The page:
Brooklyn >Restaurants >
Seafood >Sel de Mer
374 Graham Ave, Brooklyn, NY | Directions 1121140.715556 -73.944397
Give your neighboring tables Order Envy by choosing the Whole Lobster ... and while you're at it, why not add on a plate of 6 oysters? Other dishes like fish and chips and trout are reliable, perfectly-cooked standbys. Prices hover around $20, and the cozy, romantic ambience is perfect for a date or bestie catch-up.
Ok food, but a wait and service like you won't believe. – Let me start off by saying I loved that we had another alternative in the neighborhood. Overall, their selections were simple and good. That said, it is with much regret that I have to post this review. To say the service is non-existent is an understatement. I've put up with slow service with them before, but my last experience simply takes the cake. Forget that they've had issues with their credit card system every time I've gone there, the fact that we waited 2 hours to receive our orders and another to get the check only to be told the system crapped out again and we'd need to pay cash. Really? No to mention, guys, you need to get a proper AC. Seriously, shades on the windows or something. It's bad enough you make people wait as long as you do (not to mention having no clue that you need to let customers taste the wine rather than popping and pouring, have you guys ever been to a restaurant?), but on top of it all to put them in another level of Dante's inferno (and I do mean inferno and not the cold lake). To sum it up, bummer. It was great to have decent seafood at ok prices, but the service (and I've dealt with crap service in NYC, to some degree , it's to be expected) just ain't there. Guys, please please please get your act together. However, there are basics you should know to be in this business. When there's only 4 covers out and only 30 seats in the entire place, an hour is _unacceptable_ for appetizers. An hour and a half is just ridiculous. 2 hours is insane. It makes you wonder do you simply not like your customers? Some advice, 1. don't force your customers to steam in 90 degree heat, 2. advise your customers if they need to pay cash, 3. get your kitchen in order. 4. I only hope this review saves someone else from this experience.
The Little Seafod House That Could! – My dining buddy, Dave and I, have been loyal fans of this restaurant since it opened. We have been coming in at least two nights per week since late summer.
The quality of the seafood and the accompanying preparations are refined and some of the best to be found in this part of Brooklyn. Its a sweet little restaurant with no pretension but big dreams. It can succeed in being whatever it wishes, but it needs to tackle some of the basics:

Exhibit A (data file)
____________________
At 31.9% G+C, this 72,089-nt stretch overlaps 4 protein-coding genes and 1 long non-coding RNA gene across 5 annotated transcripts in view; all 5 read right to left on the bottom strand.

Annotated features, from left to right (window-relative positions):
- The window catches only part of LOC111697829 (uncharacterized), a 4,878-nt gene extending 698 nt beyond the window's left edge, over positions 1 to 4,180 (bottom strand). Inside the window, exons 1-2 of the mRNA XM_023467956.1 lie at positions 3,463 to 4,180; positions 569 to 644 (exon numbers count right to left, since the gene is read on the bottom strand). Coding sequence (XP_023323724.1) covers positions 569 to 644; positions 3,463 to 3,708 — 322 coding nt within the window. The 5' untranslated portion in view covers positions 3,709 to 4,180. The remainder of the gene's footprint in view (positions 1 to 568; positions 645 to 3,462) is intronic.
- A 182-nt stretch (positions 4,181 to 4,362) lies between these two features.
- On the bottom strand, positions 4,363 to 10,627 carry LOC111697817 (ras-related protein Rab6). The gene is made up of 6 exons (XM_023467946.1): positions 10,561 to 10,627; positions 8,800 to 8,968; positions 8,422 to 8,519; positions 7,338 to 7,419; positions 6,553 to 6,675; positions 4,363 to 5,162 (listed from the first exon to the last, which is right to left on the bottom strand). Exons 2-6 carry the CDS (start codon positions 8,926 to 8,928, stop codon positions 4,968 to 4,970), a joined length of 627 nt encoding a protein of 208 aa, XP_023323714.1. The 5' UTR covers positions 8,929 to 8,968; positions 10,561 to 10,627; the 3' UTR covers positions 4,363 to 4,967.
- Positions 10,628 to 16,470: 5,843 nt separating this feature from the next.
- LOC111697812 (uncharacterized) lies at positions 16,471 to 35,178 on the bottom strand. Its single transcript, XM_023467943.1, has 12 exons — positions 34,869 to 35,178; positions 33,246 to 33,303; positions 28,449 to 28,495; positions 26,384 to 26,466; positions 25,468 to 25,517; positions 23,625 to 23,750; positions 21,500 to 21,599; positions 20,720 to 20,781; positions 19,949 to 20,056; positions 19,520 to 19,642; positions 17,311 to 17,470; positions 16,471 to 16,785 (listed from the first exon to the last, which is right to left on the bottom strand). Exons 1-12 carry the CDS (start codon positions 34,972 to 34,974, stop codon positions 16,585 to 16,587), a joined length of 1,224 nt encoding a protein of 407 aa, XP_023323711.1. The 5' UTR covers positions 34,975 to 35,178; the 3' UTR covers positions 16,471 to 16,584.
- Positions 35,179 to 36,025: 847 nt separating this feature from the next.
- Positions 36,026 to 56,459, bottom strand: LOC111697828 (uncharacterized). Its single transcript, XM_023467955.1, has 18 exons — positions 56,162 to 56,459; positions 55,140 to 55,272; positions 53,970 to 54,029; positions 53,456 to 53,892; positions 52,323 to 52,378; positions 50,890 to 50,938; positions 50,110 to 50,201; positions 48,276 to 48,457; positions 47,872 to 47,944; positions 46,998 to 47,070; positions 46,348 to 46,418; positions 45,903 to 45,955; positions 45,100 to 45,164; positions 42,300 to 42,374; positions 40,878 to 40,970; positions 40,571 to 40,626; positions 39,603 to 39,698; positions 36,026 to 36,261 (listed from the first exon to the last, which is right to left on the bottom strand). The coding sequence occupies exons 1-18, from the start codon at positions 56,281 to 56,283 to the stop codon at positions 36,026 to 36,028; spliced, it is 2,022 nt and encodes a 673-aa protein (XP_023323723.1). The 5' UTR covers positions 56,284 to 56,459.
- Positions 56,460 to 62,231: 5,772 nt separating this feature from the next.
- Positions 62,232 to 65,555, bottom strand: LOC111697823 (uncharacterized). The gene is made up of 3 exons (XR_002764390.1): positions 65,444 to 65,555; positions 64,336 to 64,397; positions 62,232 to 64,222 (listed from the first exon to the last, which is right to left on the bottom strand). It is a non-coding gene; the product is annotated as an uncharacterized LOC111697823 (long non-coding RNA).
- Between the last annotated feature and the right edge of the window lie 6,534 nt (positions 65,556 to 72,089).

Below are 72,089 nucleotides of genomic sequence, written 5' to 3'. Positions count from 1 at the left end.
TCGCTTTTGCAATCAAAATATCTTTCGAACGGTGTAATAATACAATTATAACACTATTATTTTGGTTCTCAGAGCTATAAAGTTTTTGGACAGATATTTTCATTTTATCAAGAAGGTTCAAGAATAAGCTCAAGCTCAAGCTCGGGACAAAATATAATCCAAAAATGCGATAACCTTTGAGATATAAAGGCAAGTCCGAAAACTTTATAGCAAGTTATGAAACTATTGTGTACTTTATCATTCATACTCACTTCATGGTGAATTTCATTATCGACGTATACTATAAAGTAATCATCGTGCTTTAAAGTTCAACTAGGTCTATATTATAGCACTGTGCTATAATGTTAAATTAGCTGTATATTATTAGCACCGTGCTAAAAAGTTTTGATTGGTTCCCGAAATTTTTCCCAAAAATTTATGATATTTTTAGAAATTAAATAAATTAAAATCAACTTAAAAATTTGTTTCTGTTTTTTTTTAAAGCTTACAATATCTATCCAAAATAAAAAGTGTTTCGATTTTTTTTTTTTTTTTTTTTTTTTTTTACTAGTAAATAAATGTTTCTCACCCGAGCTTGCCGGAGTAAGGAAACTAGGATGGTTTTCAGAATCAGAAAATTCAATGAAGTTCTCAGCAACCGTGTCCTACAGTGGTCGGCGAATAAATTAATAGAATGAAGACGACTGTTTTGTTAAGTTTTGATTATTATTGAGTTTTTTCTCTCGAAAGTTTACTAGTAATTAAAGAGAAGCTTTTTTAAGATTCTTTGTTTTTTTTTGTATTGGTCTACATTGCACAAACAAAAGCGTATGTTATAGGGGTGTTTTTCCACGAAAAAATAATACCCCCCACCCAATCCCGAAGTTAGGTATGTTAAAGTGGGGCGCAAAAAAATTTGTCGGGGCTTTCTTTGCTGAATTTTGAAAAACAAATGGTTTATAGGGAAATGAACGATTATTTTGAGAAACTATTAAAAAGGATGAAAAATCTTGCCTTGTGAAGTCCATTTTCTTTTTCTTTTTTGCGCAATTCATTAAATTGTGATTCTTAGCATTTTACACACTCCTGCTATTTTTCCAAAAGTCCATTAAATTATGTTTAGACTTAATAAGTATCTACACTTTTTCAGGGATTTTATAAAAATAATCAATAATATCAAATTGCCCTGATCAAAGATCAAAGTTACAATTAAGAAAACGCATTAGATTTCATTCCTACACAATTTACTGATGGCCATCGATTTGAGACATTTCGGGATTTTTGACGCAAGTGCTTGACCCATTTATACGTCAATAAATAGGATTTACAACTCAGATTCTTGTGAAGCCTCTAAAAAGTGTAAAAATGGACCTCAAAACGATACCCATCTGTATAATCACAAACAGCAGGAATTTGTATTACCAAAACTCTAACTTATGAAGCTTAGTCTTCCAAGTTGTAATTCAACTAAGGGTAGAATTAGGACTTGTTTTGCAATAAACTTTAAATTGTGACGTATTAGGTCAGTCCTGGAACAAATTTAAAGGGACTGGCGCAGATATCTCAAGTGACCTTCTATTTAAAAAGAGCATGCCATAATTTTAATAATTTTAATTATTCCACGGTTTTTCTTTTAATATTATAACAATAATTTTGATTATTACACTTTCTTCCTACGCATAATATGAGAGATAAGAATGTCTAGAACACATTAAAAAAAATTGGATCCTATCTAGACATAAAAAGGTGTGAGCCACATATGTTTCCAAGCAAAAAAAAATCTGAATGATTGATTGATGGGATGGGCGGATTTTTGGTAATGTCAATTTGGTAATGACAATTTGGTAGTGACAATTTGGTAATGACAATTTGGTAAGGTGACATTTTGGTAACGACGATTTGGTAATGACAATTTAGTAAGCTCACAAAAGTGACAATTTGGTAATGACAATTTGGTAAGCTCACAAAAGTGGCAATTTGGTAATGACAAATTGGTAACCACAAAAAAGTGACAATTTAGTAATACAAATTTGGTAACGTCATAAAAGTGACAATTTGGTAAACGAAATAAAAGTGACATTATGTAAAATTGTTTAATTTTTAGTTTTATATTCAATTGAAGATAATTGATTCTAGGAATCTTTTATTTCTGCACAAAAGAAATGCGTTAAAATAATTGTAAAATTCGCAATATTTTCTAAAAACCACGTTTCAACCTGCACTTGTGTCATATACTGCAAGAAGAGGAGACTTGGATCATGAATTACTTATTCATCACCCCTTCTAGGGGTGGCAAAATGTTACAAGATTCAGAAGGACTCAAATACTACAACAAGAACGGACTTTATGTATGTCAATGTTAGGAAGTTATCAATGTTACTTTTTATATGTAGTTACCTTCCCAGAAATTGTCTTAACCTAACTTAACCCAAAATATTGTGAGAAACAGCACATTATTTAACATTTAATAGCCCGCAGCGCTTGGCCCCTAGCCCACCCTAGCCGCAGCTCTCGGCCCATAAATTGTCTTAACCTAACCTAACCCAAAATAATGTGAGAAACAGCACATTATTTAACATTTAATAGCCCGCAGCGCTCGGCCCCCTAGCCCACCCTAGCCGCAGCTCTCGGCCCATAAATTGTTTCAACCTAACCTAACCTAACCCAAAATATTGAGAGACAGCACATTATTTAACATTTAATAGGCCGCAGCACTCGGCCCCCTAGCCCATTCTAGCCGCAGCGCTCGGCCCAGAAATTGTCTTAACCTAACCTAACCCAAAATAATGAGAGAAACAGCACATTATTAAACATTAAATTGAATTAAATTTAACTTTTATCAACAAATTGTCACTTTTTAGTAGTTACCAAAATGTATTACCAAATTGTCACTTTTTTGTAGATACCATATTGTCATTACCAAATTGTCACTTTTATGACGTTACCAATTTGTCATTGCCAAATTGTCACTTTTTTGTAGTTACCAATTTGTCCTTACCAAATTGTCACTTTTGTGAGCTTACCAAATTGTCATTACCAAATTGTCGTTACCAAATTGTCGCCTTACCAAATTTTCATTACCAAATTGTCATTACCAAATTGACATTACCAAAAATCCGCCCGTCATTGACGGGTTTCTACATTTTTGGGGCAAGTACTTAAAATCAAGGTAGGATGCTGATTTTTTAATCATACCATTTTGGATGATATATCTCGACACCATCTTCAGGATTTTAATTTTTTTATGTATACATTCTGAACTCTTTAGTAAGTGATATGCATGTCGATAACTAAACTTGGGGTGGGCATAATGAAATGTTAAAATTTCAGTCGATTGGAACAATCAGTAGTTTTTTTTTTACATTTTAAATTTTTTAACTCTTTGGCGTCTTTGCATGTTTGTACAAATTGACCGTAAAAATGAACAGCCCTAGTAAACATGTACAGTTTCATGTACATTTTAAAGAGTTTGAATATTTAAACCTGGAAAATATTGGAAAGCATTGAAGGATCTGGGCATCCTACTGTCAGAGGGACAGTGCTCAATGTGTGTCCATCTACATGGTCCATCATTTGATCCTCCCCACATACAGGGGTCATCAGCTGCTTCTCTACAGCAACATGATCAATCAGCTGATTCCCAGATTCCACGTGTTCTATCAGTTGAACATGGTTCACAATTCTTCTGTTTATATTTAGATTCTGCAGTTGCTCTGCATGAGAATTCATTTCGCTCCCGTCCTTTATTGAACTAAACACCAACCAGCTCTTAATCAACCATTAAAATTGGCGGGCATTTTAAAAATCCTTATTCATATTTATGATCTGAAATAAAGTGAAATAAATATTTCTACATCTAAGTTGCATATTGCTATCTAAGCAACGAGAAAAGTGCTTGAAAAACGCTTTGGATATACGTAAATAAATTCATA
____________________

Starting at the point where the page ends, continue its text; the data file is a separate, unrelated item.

-Why give us a cloth napkin (you score points for that) and then put that great salted butter in the breadbasket on a paper napkin? Its an odd service format and that butter belongs on a plate or in a ramekin
-Work with and train your servers to:
-take note and tell you (owner/chef) when your regulars are in (you need to get out of the kitchen a bit more);
-not wear any scent when they're working (our waitress tonight obviously doesn't know that)
-hire another server. I can't see how you can properly take care of a (assumed) full house on the weekends with only one server, and if you intend to introduce wine service, with only one server you are most certainly going to be done for.
With that said, several dishes stand out. Most notable are the bass or snapper with curried vegetables. This evening I enjoyed a special of perfectly grilled mahi-mahi on top of shrimp risotto. Though the risotto was good, but not great, the texture of the fish was ethereal, and the flavors melded perfectly.
My main issue is, and always has been, the portions. They're small. Maybe not little appetite small, but hungry person small. I wish I could say the quality of the cooking obviates the need for a larger portion, but it doesn't. Seafood specials are priced at $15-$16 per entree, and though this is reasonable for quality seafood, the small portions detract from the overall experience. Tonight, my buddy and I started with a salad each, and then an entree each, and left hungry. Not good.
I offer a solution - novel, increase the entree prices by two or three dollars each, and give us larger portions. I think a top entree price of $19 still works for the neighborhood, and it would keep the hungry folk coming back. You're not paying a Manhattan rent, so do it. Do it.
I want to keep loving you, Sel de Mer.
Classic seafood and a homey atmosphere in Williamsburg. – Portraits of grizzled sea captains set the tone for chef Jeff Slagg’s casual Williamsburg restaurant, a modest space devoted to the simple pleasures of the sea. Several variations of mussels (cooked with everything from garlic and shallots to blue cheese and pancetta) comprise the menu, all served with a healthy heaping of French fries. Whole-fish specials are available next to comforting classics like fish and chips and a T-bone steak served with roasted garlic haricots verts. The restaurant, with its rough-hewn bar in back and scuffed hardwood floors, feels almost like a family owned seafood joint from some small seaside town, although blue pressed-tin walls and a hip, tattooed clientele help maintain a Brooklyn vibe.
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